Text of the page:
Gods, zombies, kings, wizards, and death-magic battle to the, well, death in a story that’s sparked more by its denizens and their deeds than its standard fantasy backdrop.
For centuries the mages of the Black Tower kept a dangerous artifact owned by Shroud, the Lord of the Dead, hidden and quiescent. But with the Black Tower now a spent force, ambitious mage Mayot Mencada steals the Book of Lost Souls, though he lacks the ability to unlock the book’s protective wards. A meddlesome goddess, the Spider, Shroud’s rival, removes the wards, whereupon Mencada unleashes the book’s power to create a vast army of the dead. The tide of death-magic draws other interested parties whose motives only gradually reveal themselves. Guardian Luker Essendar, a warrior with Will-powered magic, constrained to serve an emperor he despises, agrees to investigate only because Kanon, his old mentor, was dispatched earlier and has not been heard from since. As Mencada’s zombie warriors threaten to overrun Galitia, its prince, Ebon Calidar, realizes he must quell the source of the death-magic. A mysterious and seemingly immortal necromancer, Parolla Morivan, has overwhelming personal reasons for wanting to confront Shroud. And the Spider sends Romany Elivar, her hedonistic high priestess, to pick off the agents Shroud directs to retrieve his book. None of the players can afford to trust any of the others. This basic, satisfying plot displays enough original elements to make it intriguing. The characters, whose personalities drive the narrative as much as the clash of magics, battle through page after relentless page of grim, desperate, surprising, and often enthralling action. Equally satisfying, the ending wraps things up without annoying and taunting cliffhangers.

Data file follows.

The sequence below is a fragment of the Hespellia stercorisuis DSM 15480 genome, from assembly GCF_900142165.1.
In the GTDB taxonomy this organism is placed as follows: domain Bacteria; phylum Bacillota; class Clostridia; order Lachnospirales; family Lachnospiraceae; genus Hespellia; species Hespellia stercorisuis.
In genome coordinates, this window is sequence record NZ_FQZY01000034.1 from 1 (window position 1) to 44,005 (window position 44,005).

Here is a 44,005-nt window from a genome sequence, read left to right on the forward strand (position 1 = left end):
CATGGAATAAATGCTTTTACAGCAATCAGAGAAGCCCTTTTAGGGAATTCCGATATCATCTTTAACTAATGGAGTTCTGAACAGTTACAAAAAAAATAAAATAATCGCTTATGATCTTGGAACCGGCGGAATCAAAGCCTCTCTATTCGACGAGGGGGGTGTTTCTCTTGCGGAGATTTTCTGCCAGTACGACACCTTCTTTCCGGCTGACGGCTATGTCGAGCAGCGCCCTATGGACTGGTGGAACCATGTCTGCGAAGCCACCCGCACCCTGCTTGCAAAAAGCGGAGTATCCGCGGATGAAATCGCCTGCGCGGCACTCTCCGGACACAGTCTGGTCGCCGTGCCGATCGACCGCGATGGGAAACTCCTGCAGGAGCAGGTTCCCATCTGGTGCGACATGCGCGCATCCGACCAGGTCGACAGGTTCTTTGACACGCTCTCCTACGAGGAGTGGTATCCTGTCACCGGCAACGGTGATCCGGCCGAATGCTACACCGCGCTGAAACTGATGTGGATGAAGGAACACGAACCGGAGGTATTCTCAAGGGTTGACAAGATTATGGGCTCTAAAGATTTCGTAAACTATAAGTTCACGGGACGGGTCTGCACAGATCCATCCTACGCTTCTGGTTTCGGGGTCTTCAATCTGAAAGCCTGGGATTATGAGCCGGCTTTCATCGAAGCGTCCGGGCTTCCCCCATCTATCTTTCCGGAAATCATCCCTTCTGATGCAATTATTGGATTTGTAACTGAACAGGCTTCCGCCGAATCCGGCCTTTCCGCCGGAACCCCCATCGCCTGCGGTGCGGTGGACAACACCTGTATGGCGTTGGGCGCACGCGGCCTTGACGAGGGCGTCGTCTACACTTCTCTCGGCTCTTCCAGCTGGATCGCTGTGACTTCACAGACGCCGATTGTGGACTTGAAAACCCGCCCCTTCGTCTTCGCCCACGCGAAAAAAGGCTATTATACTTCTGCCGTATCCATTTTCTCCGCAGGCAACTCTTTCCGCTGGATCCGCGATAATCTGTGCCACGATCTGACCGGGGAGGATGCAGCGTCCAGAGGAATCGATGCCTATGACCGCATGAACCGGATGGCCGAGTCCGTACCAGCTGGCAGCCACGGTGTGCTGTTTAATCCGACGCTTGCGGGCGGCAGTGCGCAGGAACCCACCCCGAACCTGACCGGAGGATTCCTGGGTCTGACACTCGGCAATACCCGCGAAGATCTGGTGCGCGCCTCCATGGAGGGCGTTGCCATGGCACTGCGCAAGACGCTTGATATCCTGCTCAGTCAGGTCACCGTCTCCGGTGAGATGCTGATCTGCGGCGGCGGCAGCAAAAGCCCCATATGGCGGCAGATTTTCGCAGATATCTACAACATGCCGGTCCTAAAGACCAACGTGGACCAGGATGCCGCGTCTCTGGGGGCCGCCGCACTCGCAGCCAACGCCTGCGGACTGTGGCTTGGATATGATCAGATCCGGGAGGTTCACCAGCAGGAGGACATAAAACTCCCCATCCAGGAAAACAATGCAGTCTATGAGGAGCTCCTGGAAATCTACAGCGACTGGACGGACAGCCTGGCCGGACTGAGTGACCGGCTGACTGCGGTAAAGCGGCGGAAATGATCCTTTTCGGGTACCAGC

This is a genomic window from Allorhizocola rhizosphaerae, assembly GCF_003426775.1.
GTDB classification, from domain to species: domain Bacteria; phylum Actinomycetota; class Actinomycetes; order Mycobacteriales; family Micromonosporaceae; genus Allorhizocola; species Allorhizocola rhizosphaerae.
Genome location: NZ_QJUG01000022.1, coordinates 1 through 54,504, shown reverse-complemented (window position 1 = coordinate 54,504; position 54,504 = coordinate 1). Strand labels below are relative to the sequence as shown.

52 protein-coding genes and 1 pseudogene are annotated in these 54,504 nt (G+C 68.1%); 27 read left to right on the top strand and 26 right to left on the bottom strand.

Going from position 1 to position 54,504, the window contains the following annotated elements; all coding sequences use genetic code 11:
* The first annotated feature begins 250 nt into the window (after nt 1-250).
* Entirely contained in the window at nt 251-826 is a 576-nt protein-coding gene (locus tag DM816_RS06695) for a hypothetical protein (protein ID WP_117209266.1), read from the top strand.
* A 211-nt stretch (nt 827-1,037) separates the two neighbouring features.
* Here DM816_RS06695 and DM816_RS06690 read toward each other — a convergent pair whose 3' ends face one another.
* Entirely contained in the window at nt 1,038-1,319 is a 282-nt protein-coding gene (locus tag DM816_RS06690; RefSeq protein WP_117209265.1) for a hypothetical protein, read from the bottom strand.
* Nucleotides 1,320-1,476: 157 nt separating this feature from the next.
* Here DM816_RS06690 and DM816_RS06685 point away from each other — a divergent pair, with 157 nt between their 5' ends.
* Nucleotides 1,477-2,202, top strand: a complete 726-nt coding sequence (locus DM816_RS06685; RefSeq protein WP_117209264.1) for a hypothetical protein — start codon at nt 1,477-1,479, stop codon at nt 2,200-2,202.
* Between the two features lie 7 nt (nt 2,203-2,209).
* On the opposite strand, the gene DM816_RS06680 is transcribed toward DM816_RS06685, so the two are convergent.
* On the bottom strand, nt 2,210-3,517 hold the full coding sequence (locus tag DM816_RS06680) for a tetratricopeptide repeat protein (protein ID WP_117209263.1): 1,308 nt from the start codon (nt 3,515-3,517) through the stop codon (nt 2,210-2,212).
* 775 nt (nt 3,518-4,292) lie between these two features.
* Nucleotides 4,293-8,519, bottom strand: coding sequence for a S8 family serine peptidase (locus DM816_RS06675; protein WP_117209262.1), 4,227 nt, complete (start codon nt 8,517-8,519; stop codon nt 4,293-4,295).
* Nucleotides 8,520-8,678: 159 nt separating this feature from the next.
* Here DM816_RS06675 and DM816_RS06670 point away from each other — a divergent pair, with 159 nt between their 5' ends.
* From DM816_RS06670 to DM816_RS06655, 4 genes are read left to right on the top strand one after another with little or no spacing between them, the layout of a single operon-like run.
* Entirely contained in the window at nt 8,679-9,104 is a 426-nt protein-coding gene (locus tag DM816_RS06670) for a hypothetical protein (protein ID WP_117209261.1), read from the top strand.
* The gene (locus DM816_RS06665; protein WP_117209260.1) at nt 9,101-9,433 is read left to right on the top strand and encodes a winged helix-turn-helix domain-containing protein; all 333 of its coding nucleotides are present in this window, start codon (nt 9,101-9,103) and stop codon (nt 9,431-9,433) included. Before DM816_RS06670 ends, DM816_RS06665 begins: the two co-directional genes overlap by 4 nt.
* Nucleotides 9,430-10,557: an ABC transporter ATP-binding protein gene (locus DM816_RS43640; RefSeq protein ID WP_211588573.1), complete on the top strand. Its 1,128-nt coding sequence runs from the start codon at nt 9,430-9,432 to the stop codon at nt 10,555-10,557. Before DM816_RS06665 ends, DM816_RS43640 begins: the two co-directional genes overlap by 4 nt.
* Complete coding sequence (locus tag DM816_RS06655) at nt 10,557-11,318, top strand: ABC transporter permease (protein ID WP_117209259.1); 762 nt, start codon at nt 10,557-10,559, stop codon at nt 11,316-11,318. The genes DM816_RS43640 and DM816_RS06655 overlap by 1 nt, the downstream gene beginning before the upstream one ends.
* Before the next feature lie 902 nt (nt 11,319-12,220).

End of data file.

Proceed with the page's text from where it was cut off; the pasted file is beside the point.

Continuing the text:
A splendid launch. Turner’s unquestionably a newcomer to watch.